Major bitcoin exchange crashes, takes bitcoin prices with it

The Winkelvoss twins of Facebook litigation fame, who have applied to start a bitcoin investment fund, at a regulatory hearing last month in New York.
The Winkelvoss twins of Facebook litigation fame, who have applied to start a bitcoin investment fund, at a regulatory hearing last month in New York.
(Craig Ruttle/Associated Press)

Bitcoin prices have crashed over the last few days--again!--this time because Mt. Gox, a major bitcoin exchange headquartered in Tokyo, abruptly announced it was suspending all withdrawals for “technical” reasons.

Mt. Gox said the suspension was temporary, but didn’t say when customers’ funds would again be available. It promised there will be an “update,” though not a resolution, on Monday.

On the news, bitcoin prices have plunged--the virtual currency, which had been quoted at $1,038 on Mt. Gox as recently as Jan. 26, fell below $700 Friday before settling in the mid-$700s.


Whether you’re into bitcoins as an investment, a speculative play, a genuine alternative to dollars, euros or yen, or as a device to move money across national borders without worrying about currency exchange regulations, that’s not the sort of price action you want to see in your financial instrument--especially not if it’s caused by the problems of an unrelated operator in Tokyo.

Chalk it up to another indication that bitcoins are not ready for prime time. Many bitcoin advocates see the virtual currency as a viable answer to the manipulation of “fiat” currencies (dollars, euros, yen, etc.) by central banks, but those central banks generally have an interest in maintaining stable values for their currencies, or at least in not presiding over crashes of 28% in a matter of days.

We provided a primer about bitcoins here, and have since tracked its various ups and downs (mostly downs) ever since, including a big crash in December, and another crash less than two weeks later provoked by the Chinese government.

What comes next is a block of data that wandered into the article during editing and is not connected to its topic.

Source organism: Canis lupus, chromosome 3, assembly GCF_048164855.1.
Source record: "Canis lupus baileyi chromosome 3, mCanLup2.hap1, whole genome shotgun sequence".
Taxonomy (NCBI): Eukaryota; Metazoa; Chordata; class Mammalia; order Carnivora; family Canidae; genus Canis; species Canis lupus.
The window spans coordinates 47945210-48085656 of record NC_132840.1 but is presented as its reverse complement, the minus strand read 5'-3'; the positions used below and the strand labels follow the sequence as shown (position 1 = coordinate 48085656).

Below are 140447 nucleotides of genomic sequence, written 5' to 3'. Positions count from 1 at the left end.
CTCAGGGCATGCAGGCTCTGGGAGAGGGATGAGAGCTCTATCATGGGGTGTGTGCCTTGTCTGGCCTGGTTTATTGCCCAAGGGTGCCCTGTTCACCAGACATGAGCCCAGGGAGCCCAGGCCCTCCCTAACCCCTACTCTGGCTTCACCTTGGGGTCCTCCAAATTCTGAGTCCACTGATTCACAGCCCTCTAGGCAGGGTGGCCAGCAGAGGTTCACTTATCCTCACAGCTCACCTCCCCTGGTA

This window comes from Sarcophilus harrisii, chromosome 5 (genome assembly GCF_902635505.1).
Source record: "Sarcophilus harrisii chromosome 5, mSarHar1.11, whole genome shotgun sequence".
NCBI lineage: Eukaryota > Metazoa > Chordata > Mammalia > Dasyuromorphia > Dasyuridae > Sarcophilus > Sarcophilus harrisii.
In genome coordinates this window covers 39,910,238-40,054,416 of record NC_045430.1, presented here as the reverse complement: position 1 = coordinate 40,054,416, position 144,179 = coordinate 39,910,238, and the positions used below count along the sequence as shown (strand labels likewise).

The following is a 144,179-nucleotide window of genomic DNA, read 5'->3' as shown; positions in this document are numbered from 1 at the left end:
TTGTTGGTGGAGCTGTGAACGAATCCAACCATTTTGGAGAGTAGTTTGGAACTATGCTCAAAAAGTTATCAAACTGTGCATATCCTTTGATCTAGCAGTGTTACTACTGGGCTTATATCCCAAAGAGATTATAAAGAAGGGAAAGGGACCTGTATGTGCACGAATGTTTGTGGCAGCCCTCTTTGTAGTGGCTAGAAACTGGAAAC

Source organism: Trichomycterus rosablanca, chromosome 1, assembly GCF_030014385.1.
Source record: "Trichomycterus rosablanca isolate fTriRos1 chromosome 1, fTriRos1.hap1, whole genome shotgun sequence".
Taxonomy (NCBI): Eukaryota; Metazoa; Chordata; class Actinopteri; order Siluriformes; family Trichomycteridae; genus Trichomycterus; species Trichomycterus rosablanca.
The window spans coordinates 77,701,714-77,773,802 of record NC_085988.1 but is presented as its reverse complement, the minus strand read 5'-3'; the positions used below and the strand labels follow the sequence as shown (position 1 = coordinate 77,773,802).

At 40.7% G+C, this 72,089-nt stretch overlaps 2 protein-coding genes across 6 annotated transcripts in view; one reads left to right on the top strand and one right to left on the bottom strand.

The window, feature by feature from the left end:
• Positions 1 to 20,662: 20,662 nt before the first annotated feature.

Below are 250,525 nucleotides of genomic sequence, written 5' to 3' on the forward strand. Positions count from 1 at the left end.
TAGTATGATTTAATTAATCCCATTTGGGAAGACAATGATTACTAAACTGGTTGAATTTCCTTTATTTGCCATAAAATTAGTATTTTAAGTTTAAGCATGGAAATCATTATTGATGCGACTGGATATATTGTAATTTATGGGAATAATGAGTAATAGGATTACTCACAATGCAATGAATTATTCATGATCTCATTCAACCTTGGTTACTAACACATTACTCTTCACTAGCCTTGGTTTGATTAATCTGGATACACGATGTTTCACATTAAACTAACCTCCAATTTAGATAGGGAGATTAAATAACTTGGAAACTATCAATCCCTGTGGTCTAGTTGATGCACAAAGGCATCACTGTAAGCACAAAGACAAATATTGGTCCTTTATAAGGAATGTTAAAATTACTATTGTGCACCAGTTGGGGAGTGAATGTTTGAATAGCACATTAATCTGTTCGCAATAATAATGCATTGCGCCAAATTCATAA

The role of Mt. Gox in the bitcoin universe illustrates how the lack of a central overseer, which bitcoin fans see as its principal virtue, undermines its stability and in all likelihood its acceptance. Loose oversight, but not any real governance, is provided by the nonprofit Bitcoin Foundation, where Mark Karpeles, the CEO of Mt. Gox, is a board member.

The exchange is an outgrowth of a service founded as an online forum and exchange for fans of the card game Magic: The Gathering--its name is an acronym for “Magic: The Gathering Online Exchange"--and at one time accounted for as much as 80% of all bitcoin-dollar exchanges. Customers would deposit dollars with Mt. Gox, which would convert them to bitcoins at the prevailing exchange rate and hold them in customer accounts. The customers could tap the accounts to buy goods or services from vendors that accepted bitcoins, or could reconvert them to dollars for withdrawal.

Those withdrawals were frozen on Friday, after several days of rumors about solvency problems at Mt. Gox. The firms says customers’ bitcoins still remain in their digital wallets--that is, their accounts at Mt. Gox--and will be available once its technical “issue is resolved.”

The Mt. Gox problem has led to renewed calls for regulatory oversight over bitcoin trading. “There is a clear need for a U.S.-based, regulated, compliant and trustworthy bitcoin exchange,” said Barry Silbert, CEO of the trading firm SecondMarket, who nominated his firm as a candidate to play that role.

In the meantime, the lesson of bitcoins remains: buyers, sellers and holders beware.